What Wikileaks is Teaching Us about Empire

I’ve been going back and forth on what I think about the Wikileaks release of State Department cables. I generally come down on the side of Wikileaks, but the State Dept memos dump seemed more like a stunt, as opposed to the earlier release of Iraq material. Francis Shor’s essay, WikiLeaks, Ideological Legitimacy, and the Crisis of Empire, excerpted below, helped me analyze the information release and especially the dangerous backlash through the lens of how empires operate. Empires are almost always antithetical to the dreams of God for how humanity can be. They sacrifice human dignity and feed on fear.

Shor teaches at Wayne State in Detroit and wrote “Dying Empire: U.S. Imperialism and Global Resistance” (find more on the web site www.dyingempire.org). I particularly appreciate Shor bringing in Filipino scholar-activist Walden Bello, a leading defender of empowering the Global South.

While empires try to maintain their hegemony through economic and military prowess, they must also rely on a form of ideological legitimacy to guarantee their rule. Such legitimacy is often embedded in the geopolitical reputation of the empire among its allies and reluctant admirers. Once that reputation begins to unravel, the empire appears illegitimate. …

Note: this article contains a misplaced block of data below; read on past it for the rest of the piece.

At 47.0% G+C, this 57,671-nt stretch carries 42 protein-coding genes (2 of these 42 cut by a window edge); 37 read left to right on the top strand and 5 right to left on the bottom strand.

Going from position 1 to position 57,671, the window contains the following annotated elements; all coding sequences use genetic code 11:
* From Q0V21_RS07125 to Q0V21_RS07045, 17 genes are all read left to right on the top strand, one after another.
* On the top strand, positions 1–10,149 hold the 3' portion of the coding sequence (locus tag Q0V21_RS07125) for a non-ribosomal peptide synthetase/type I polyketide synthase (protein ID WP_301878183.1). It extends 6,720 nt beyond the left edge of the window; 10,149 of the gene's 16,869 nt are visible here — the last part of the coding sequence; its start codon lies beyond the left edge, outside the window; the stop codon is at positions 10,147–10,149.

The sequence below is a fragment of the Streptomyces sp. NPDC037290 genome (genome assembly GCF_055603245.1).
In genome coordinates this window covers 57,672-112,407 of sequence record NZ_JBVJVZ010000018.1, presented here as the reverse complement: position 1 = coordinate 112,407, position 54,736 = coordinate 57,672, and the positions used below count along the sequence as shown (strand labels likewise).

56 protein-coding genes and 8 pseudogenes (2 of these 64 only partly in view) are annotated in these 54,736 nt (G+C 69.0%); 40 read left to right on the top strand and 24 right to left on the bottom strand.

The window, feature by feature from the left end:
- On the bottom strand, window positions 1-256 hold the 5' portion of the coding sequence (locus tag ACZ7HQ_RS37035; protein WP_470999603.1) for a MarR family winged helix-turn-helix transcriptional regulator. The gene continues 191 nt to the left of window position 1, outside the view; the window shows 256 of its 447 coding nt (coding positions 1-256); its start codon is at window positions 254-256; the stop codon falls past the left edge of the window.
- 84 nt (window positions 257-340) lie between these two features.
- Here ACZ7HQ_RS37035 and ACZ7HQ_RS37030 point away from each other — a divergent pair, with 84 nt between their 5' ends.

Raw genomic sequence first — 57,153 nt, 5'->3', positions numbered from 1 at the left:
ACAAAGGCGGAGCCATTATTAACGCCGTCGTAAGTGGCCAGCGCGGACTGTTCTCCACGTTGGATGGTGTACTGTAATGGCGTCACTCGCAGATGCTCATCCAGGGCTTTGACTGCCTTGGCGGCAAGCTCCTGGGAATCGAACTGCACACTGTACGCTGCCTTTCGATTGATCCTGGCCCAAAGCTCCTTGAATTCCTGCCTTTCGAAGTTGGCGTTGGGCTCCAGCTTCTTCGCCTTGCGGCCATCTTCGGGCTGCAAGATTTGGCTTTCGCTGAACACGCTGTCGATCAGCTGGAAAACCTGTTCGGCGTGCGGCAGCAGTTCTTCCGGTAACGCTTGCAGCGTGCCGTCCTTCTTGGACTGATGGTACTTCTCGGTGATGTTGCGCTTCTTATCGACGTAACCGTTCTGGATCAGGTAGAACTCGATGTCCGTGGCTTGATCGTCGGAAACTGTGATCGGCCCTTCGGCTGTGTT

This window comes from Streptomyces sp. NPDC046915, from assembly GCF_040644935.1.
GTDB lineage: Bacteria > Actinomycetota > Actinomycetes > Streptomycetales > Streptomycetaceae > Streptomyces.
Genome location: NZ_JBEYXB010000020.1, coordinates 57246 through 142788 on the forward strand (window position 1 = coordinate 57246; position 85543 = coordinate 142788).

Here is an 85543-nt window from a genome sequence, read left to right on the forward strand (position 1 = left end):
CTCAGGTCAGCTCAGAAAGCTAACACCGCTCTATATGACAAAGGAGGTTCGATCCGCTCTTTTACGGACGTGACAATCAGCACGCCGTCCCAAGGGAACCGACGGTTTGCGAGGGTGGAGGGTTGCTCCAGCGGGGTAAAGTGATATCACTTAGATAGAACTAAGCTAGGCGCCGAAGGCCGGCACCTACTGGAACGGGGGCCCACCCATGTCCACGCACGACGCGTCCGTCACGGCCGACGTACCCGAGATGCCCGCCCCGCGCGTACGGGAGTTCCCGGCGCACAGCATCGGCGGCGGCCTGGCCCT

Given the battered economic and military standing of the United States over the past several years, the hysterical reaction of the American political class over the recent release of State Department cables by WikiLeaks is not surprising. However, it is instructive to note the response of those in the West to such “displays (of) imperial arrogance and hypocrisy” as reported by Steven Erlanger in The New York Times. Erlanger cites an important editorial from the Berliner Zeitung that underscores the question of ideological legitimacy: “The U.S. is betraying one of its founding myths: freedom of information. And they are doing so now, because for the first time since the end of the cold war, they are threatened with losing worldwide control of information.” …

In their desperation to retain the empire, the US political class is undermining the remaining vestiges of the empire’s legitimacy over the WikiLeaks affair. They may also be preparing to expand the definition of treason to include those who are dedicated, as is Assange and WikiLeaks, to freedom of information, especially when it reveals the duplicities of empire. Beyond WikiLeaks, the crisis of empire, according to Filipino scholar-activist Walden Bello, “bodes well not only for the rest of the world. It may also benefit the people of the United States. It opens up the possibility of Americans relating to other people as equals and not as masters.” …

Read the full essay here.

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